Another aspect that makes their library feel special for Jane is Kilvington Reads. Held in May each year, this five-day festival, organised by Jane and her team, has the whole school community celebrate their love of reading. Kilvington Reads includes author and illustrator workshops, competitions, dress-ups, and student-run literary quizzes for the school staff.

Jane knows that developing a passion for reading is just one aspect of the library’s role in the wider school community; building their information and digital literacy skills is also key. The same enthusiasm that comes from finding the right book can be found in ‘introducing students to quality digital resources and seeing their eyes light up at the possibilities’. Translating articles into a student’s first language, or one that they’re studying, is yet another way to connect students with texts — and a new way to find that gleam in their eyes.

Jane says that a good teacher librarian brings enthusiasm, energy and excellence to their work, which is made possible by the support of an effective, supportive school library team. For Jane, such a team is composed of ‘committed, passionate, flexible, friendly professional staff, who have a good sense of humour and a willingness to tackle any task’.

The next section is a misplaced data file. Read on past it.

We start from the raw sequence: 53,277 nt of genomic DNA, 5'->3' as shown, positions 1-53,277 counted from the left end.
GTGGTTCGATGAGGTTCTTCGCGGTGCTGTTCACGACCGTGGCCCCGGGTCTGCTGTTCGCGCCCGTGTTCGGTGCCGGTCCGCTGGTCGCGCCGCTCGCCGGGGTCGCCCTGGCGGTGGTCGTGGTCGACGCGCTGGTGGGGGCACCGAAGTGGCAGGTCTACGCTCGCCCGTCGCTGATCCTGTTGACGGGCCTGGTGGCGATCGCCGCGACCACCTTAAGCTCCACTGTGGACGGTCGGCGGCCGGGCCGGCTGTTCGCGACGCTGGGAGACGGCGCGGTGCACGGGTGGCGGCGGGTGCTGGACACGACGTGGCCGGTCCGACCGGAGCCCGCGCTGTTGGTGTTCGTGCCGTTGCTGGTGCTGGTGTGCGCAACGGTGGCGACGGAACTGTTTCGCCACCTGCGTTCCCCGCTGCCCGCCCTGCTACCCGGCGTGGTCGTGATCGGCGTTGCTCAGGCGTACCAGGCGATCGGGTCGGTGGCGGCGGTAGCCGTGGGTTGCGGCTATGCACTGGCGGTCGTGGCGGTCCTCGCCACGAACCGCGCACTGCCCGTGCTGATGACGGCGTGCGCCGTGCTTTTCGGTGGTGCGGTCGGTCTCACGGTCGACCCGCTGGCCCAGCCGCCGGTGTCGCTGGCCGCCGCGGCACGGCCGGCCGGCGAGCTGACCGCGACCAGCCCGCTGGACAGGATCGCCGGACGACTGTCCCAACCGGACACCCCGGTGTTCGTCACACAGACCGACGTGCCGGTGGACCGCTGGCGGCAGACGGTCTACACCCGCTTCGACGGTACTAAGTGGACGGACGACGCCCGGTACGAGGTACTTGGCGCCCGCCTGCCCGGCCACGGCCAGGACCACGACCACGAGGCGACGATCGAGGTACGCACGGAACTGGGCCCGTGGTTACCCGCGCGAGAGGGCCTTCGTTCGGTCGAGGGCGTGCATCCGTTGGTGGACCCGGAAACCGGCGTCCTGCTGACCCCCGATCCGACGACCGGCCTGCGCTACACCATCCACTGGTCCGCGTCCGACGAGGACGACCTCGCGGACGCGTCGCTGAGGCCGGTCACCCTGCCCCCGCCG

Despite the immense contribution that teacher librarians make to the school community, there remains a perception that their role is still undervalued, with more schools opting to fill the role with volunteers or staff already committed to a full-time teaching schedule. However, Jane — and a whole cohort of trained teacher librarians across the world — find hope in their situations. Jane recommends teacher librarians advocate for their role and seek opportunities to demonstrate their value within the school.

‘Collaborate and create opportunities for teachers and students,’ Jane says. That might be as simple as finding an opening with one student, one class or one teacher, and jumping at it. ‘Don’t make the mistake of saying you are too busy; no one is busier than a primary teacher on a full teaching load.’ Indeed, understanding the pressures placed on teachers provides yet another occasion for librarians to demonstrate their worth. Collaboration with teachers can ‘take the hack work out of their tasks’.